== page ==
---- — It was a refreshingly cool 68 degrees, a sun-splashed early August afternoon in Amsterdam, and I was doing what I love to do on vacation — absolutely nothing.
I know what you’re thinking. I didn’t need to travel thousands of miles to do nothing. I could have stretched out on my deck and watched the leaves on the trees flap in the breeze.
But my lawn chair here at home is no match for a seat along the Prisengracht, one of the many canals that form the heart of Amsterdam. Time stood still as I sat in an outdoor café and admired many of the estimated 2,500 houseboats that are as common in Amsterdam as apples are in Londonderry.
I need to be wary of the occasional teenage speeder on Route 102. In Amsterdam, it took only one close encounter of the two-wheeled kind to make me remember to look both ways before I crossed any street, large or small in the city, lest I be toppled by a biker.
There are approximately 800,000 residents of Amsterdam, but about 1 million bikes. I’ve grown accustomed to seeing bicyclists in the states riding the latest high-tech models, all dressed like competitors in the Tour de France. In Amsterdam, most of the bikes look like the one Beaver Cleaver rode to visit his buddy Gus at the fire station. I asked a local why there were so many retro bikes. She explained that bike theft is a major problem, so why waste money on the expensive kind?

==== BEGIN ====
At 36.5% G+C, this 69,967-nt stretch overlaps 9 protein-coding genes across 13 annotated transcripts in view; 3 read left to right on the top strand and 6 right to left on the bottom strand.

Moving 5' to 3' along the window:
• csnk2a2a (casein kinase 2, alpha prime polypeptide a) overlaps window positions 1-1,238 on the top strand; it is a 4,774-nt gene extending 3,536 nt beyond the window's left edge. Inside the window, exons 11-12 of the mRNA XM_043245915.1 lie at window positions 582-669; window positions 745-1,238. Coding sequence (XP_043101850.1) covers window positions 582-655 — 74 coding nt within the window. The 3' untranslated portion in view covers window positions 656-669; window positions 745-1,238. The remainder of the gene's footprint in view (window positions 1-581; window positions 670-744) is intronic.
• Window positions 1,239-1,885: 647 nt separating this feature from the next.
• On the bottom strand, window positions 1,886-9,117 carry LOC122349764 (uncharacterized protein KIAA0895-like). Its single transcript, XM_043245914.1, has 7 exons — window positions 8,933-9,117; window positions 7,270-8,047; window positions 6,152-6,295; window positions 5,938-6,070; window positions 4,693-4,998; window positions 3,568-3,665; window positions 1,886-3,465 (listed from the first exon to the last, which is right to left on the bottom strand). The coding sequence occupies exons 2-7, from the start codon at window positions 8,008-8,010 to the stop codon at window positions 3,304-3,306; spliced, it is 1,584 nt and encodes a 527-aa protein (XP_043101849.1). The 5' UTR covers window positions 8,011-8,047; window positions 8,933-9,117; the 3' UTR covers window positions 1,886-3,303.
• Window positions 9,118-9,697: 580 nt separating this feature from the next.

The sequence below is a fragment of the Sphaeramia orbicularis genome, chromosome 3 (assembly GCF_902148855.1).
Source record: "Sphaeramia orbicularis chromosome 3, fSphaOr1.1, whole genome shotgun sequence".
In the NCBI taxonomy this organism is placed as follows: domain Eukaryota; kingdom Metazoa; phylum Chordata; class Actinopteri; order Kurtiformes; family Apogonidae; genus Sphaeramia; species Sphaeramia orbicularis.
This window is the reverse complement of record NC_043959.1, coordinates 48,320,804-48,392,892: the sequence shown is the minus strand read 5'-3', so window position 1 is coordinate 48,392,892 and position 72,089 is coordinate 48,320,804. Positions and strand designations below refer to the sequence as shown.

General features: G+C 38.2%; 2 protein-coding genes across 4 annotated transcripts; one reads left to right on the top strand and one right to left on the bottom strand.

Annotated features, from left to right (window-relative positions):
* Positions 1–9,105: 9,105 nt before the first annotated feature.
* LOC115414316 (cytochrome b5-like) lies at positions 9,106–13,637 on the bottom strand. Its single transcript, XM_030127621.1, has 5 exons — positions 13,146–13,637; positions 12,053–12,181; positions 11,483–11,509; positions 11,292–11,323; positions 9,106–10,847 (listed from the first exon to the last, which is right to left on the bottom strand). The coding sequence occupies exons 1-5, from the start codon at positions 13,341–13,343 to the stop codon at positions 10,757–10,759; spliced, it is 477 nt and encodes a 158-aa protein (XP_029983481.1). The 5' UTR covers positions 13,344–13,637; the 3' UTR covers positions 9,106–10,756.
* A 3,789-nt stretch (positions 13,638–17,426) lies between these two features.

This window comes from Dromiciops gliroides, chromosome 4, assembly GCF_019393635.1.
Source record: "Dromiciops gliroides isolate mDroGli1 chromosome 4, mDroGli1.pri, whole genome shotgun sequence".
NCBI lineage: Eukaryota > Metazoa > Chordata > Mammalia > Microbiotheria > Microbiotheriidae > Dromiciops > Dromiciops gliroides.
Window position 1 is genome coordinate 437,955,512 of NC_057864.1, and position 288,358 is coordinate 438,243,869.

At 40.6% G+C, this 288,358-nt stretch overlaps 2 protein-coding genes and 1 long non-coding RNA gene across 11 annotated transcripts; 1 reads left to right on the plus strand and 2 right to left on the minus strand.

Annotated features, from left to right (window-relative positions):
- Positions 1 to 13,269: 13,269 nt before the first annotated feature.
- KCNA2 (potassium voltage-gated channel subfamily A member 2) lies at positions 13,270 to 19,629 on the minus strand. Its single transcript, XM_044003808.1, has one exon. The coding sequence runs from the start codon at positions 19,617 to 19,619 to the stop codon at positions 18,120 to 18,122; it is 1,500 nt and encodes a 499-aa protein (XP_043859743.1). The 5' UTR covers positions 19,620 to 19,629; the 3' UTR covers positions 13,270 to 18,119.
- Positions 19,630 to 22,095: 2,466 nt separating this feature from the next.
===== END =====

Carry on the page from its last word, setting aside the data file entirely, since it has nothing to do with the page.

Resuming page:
In Londonderry, it’s common to see parents with young children out for a leisurely ride. Dad leads the way, followed by a couple of kids with Mom pedaling slowly close behind.
Though a laid-back city in most ways, every biker in Amsterdam appears to be in a hurry. Parents with kids too young to walk strap them onto their bikes and speed to their destinations. I saw one dad with two kids in a front basket and two others in the rear. He flew along the canal, avoiding gawking tourists, steering with one hand while he held a cell phone in the other.
Young and old alike pedal everywhere in Amsterdam. One day, before our tour started, I stepped outside the hotel to take in the morning air. It was early, before the trams and buses created the city’s sound track. In the distance, I spotted a lone biker approaching the hotel. From 50 yards away it became clear it was a woman. As she got closer, I could see she was middle-aged and dressed for the workday in a long skirt, leather jacket and stylish boots.
While a typical American professional might pull into a parking lot or step out of a cab, this woman locked her circa 1965 Schwinn in the bike rack in front of the hotel, turned around, smiled at me and said, “Good morning. Are you ready for the city tour?”
Yes, I was, and fortunately, it was a bus tour, and she was the guide. I wasn’t ready to risk life and limb trying to keep pace with Amsterdam bikers. And besides, it allowed me to engage in my favorite vacation pastime — sitting and observing life in a foreign city. Many would consider that doing absolutely nothing at all.
John Edmondson is a teacher in Hampstead.